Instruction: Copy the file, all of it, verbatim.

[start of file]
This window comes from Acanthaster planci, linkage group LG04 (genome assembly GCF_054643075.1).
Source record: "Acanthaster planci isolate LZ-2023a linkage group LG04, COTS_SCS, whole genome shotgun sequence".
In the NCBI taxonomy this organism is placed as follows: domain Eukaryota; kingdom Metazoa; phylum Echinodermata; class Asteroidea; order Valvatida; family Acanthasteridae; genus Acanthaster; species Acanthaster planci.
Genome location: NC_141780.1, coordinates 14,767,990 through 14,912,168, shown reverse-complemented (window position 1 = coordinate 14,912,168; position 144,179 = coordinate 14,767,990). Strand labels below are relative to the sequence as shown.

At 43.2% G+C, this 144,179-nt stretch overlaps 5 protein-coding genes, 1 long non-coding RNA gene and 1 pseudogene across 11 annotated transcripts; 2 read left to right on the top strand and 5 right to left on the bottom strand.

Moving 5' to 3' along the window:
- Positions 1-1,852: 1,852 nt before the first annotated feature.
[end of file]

This window comes from Acanthaster planci, linkage group LG04 (genome assembly GCF_054643075.1).
Source record: "Acanthaster planci isolate LZ-2023a linkage group LG04, COTS_SCS, whole genome shotgun sequence".
In the NCBI taxonomy this organism is placed as follows: domain Eukaryota; kingdom Metazoa; phylum Echinodermata; class Asteroidea; order Valvatida; family Acanthasteridae; genus Acanthaster; species Acanthaster planci.
Genome location: NC_141780.1, coordinates 14,767,990 through 14,912,168, shown reverse-complemented (window position 1 = coordinate 14,912,168; position 144,179 = coordinate 14,767,990). Strand labels below are relative to the sequence as shown.

At 43.2% G+C, this 144,179-nt stretch overlaps 5 protein-coding genes, 1 long non-coding RNA gene and 1 pseudogene across 11 annotated transcripts; 2 read left to right on the top strand and 5 right to left on the bottom strand.

Moving 5' to 3' along the window:
- Positions 1-1,852: 1,852 nt before the first annotated feature.